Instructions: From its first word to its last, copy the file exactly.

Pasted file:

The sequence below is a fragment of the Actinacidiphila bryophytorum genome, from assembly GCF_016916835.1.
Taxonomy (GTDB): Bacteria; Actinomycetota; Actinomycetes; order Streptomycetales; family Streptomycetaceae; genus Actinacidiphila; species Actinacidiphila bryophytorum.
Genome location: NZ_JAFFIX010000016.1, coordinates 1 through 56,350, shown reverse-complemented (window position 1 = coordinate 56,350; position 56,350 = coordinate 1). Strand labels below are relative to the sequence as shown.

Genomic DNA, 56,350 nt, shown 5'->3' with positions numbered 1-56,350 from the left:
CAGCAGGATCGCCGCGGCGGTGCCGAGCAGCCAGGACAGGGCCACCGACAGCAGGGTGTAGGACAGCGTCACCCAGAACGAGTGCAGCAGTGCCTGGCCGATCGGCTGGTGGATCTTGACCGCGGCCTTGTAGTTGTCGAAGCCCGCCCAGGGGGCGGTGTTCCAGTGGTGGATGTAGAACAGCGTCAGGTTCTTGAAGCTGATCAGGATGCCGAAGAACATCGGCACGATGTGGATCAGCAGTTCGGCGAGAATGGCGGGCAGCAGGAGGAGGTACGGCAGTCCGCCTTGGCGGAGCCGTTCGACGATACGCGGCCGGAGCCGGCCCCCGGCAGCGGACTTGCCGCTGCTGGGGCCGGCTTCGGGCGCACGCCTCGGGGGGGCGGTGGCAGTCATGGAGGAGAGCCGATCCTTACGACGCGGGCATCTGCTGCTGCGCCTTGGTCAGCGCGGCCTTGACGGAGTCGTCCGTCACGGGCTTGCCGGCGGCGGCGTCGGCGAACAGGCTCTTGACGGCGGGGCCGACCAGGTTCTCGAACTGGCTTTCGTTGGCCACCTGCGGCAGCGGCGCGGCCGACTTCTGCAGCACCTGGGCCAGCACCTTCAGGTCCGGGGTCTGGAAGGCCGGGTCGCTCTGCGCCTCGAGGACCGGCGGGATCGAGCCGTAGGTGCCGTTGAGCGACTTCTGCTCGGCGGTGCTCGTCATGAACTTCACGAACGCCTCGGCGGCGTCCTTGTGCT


The sequence below is a fragment of the Actinacidiphila bryophytorum genome, from assembly GCF_016916835.1.
Taxonomy (GTDB): Bacteria; Actinomycetota; Actinomycetes; order Streptomycetales; family Streptomycetaceae; genus Actinacidiphila; species Actinacidiphila bryophytorum.
Genome location: NZ_JAFFIX010000016.1, coordinates 1 through 56,350, shown reverse-complemented (window position 1 = coordinate 56,350; position 56,350 = coordinate 1). Strand labels below are relative to the sequence as shown.

Genomic DNA, 56,350 nt, shown 5'->3' with positions numbered 1-56,350 from the left:
CAGCAGGATCGCCGCGGCGGTGCCGAGCAGCCAGGACAGGGCCACCGACAGCAGGGTGTAGGACAGCGTCACCCAGAACGAGTGCAGCAGTGCCTGGCCGATCGGCTGGTGGATCTTGACCGCGGCCTTGTAGTTGTCGAAGCCCGCCCAGGGGGCGGTGTTCCAGTGGTGGATGTAGAACAGCGTCAGGTTCTTGAAGCTGATCAGGATGCCGAAGAACATCGGCACGATGTGGATCAGCAGTTCGGCGAGAATGGCGGGCAGCAGGAGGAGGTACGGCAGTCCGCCTTGGCGGAGCCGTTCGACGATACGCGGCCGGAGCCGGCCCCCGGCAGCGGACTTGCCGCTGCTGGGGCCGGCTTCGGGCGCACGCCTCGGGGGGGCGGTGGCAGTCATGGAGGAGAGCCGATCCTTACGACGCGGGCATCTGCTGCTGCGCCTTGGTCAGCGCGGCCTTGACGGAGTCGTCCGTCACGGGCTTGCCGGCGGCGGCGTCGGCGAACAGGCTCTTGACGGCGGGGCCGACCAGGTTCTCGAACTGGCTTTCGTTGGCCACCTGCGGCAGCGGCGCGGCCGACTTCTGCAGCACCTGGGCCAGCACCTTCAGGTCCGGGGTCTGGAAGGCCGGGTCGCTCTGCGCCTCGAGGACCGGCGGGATCGAGCCGTAGGTGCCGTTGAGCGACTTCTGCTCGGCGGTGCTCGTCATGAACTTCACGAACGCCTCGGCGGCGTCCTTGTGCT